I had successfully installed OpenWRT on it and LuCi was working fine. Then I uninstalled stuff using opkg and now I can only connect via http at http://192.168.1.1 telnet, ssh, tftp, aftp does not work. I cannot connect to it.
I've used ubuntu, Windows 10 tftp and not possible to GET or PUT files on the router.
Has anyone done JTAG recovery on these? If yes, do you have the pinouts and location on the router board?
If I understand your situation correctly (you having used
opkg remove … at runtime, not at image build time), https://openwrt.org/docs/guide-user/troubleshooting/failsafe_and_factory_reset (
firstboot) should get you started just fine.
Still unable to connect using failsafe. It looks like the ssh and tftp service were deleted. The device boots up and I can connect to LuCi or some parts of it but no dashboard or gui...just empty directories like in the screenshot above.
Thanks for your response.
Welcome @chuukese. The TFTP service lives in the u-boot, and is not touched by OpenWRT unless you accidentally wrote the OpenWRT image over the u-boot partition on your device's memory. U-boot is the first stage of the booting process. If it cannot load the firmware, it will stay in TFTP mode. Otherwise it will proceed with loading the (perhaps faulty) OpenWRT installation. And judging your screenshot, it boots into a faulty OpenWRT installation what means your u-boot is still intact.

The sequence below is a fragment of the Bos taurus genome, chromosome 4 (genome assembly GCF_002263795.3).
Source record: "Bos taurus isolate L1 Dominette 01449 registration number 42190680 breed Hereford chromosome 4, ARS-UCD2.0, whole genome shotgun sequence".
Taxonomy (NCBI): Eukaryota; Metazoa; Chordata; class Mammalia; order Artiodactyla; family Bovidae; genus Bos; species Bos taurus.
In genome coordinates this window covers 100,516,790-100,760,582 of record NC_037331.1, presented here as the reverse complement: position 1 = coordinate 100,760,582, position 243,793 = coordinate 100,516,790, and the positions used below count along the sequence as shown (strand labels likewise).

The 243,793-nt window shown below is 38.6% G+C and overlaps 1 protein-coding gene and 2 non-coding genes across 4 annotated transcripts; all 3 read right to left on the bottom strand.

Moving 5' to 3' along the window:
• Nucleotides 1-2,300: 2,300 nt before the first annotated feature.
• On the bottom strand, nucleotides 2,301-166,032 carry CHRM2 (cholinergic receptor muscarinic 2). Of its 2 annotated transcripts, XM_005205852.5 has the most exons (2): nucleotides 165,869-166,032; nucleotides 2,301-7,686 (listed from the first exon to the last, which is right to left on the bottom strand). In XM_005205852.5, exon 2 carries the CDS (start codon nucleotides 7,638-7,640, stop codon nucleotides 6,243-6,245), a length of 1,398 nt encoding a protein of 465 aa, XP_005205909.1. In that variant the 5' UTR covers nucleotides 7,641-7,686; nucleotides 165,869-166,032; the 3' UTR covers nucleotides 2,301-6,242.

So just to be clear, the TFTP that lives in the u-boot is not a server! It's a client that looks for a TFTP server on a specific hard-coded static IP address and it looks for a firmware image on a TFTP server with a specific hard-coded filename. You must run your own TFTP server on your computer, with this static address set on your network interface and serving the firmware with a specific filename.
The TFTP client only checks for a TFTP server during the first stages of the booting process, but I've seen weird rare instances where it only checks for a TFTP server when the boot process fails (I doubt this would be the case with Linksys devices). Anyway see this guide on the Linksys website. I don't know if the mentioned static IP addresses are the same for every Linksys device. Better check for a TFTP guide specific for your device.
I see you mentioning JTAG. That means have more than basic knowledge? An alternative method would be forcing your device into TFTP mode during boot if you can't get it working. I think every Linksys device can do this. You only have to set up serial console access. Usually at a baudrate of 115200. Shouldn't be that hard for you if you're already thinking about JTAG. Plus, you can see what actually happens during boot.
But the moral stays the same: there is no need for JTAG as your u-boot is still intact. There should by dozen of easier recovery methods available for you including TFTP.
Understood and thanks for the detailed reply.